In Example 32, the method of Example 31 can optionally include receiving user input from the interface, the user input highlighting a road within a map displayed as at least a portion of the interface, and generating the search corridor based at least in part on the user input received via the interface.

In Example 33, the method of any one of Examples 32 and 33 can optionally include receiving user input from the interface, the user input defining a first location and an second location, and generating, based on the first location and the second location, the route of travel.

In Example 34, the method of Example 33 can optionally include generating the route of travel by generating multiple routes of travel between the first location and the second location and receiving a selection from the multiple routes of the route of travel.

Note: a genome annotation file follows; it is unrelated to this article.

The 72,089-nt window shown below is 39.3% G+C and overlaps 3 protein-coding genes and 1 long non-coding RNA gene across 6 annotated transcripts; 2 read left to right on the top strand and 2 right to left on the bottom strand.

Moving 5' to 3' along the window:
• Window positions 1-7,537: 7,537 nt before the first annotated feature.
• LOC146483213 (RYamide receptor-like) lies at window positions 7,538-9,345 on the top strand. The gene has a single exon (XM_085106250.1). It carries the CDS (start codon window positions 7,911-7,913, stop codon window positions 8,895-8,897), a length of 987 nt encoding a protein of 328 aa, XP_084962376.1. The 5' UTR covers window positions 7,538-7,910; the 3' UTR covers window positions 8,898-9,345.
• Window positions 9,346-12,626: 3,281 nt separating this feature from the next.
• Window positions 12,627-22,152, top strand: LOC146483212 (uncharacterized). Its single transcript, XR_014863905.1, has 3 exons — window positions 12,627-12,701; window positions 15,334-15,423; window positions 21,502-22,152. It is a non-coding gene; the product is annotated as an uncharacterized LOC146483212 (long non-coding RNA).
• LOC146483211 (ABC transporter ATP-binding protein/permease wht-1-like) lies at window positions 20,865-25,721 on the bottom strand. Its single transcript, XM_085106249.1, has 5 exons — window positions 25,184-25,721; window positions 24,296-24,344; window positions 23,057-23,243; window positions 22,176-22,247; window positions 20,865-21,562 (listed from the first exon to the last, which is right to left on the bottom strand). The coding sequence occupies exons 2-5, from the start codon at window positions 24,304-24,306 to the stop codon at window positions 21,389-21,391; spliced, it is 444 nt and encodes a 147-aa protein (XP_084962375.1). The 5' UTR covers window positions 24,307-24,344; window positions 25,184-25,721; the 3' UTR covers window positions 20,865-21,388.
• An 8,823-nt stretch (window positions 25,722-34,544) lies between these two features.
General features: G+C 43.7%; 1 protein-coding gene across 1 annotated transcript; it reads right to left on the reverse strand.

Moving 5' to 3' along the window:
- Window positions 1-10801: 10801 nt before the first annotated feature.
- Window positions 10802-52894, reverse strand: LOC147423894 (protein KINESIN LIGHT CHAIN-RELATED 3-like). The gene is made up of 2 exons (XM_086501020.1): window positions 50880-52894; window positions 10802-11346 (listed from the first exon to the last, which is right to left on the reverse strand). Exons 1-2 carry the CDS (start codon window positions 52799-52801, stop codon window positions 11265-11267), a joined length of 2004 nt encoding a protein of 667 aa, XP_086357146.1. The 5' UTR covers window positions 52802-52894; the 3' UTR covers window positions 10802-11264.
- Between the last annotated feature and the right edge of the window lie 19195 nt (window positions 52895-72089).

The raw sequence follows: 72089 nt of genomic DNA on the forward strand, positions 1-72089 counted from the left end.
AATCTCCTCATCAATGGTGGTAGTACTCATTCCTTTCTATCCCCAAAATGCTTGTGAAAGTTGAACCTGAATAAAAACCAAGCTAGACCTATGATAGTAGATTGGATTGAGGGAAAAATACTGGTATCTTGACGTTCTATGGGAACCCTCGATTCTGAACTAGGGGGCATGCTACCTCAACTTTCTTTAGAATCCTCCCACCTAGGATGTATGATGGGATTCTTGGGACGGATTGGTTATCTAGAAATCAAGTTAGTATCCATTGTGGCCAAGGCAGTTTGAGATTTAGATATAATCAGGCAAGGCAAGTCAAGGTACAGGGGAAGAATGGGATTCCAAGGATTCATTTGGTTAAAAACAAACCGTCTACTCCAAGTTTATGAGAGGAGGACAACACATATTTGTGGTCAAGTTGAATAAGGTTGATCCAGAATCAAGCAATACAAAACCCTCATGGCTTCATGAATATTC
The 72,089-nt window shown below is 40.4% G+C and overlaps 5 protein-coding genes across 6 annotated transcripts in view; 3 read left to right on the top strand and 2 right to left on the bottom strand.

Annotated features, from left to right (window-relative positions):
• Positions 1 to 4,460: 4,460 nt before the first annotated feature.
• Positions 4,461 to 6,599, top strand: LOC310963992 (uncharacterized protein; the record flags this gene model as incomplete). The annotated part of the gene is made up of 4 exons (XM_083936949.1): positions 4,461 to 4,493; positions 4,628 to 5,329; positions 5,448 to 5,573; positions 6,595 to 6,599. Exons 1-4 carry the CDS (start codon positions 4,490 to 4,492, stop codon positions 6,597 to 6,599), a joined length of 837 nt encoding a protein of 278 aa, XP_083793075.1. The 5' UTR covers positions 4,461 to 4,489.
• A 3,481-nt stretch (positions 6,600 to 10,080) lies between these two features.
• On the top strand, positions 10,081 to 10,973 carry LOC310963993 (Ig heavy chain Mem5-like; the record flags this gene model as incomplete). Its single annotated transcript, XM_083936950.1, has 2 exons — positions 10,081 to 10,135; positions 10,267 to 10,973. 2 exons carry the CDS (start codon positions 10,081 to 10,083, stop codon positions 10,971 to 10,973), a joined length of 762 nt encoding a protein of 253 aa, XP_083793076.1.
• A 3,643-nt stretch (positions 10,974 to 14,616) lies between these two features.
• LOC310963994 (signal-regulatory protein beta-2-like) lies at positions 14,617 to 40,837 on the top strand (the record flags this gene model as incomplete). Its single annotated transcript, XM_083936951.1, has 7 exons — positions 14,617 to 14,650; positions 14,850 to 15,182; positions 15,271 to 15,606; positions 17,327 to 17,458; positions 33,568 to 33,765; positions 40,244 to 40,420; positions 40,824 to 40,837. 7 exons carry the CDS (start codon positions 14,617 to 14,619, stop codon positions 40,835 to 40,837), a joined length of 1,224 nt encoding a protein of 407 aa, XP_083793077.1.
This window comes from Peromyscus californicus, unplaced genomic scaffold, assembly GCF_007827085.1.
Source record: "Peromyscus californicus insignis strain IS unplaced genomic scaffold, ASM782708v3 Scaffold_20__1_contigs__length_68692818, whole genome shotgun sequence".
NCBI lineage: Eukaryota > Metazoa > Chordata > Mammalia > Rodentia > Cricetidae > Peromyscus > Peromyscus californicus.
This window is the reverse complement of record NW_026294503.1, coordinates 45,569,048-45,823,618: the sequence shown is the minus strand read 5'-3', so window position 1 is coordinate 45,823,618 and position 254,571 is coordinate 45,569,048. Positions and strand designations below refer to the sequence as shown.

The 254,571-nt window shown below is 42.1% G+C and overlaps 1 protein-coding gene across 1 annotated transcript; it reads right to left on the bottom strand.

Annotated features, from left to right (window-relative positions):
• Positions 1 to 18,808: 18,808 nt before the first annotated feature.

In Example 35, the method of any one of Examples 31 through 34 can optionally include receiving user input, via the mobile device, defining the route deviation threshold, the route deviation threshold in combination with the mode of transportation controlling the amount the search corridor is expanded around at least a portion of the route of travel.

In Example 36, the method of Example 35 can optionally include defining the route deviation threshold includes selecting between travel time and straight-line distance as a unit of measure, and options for entering the route deviation threshold in units corresponding to the selected unit of measure.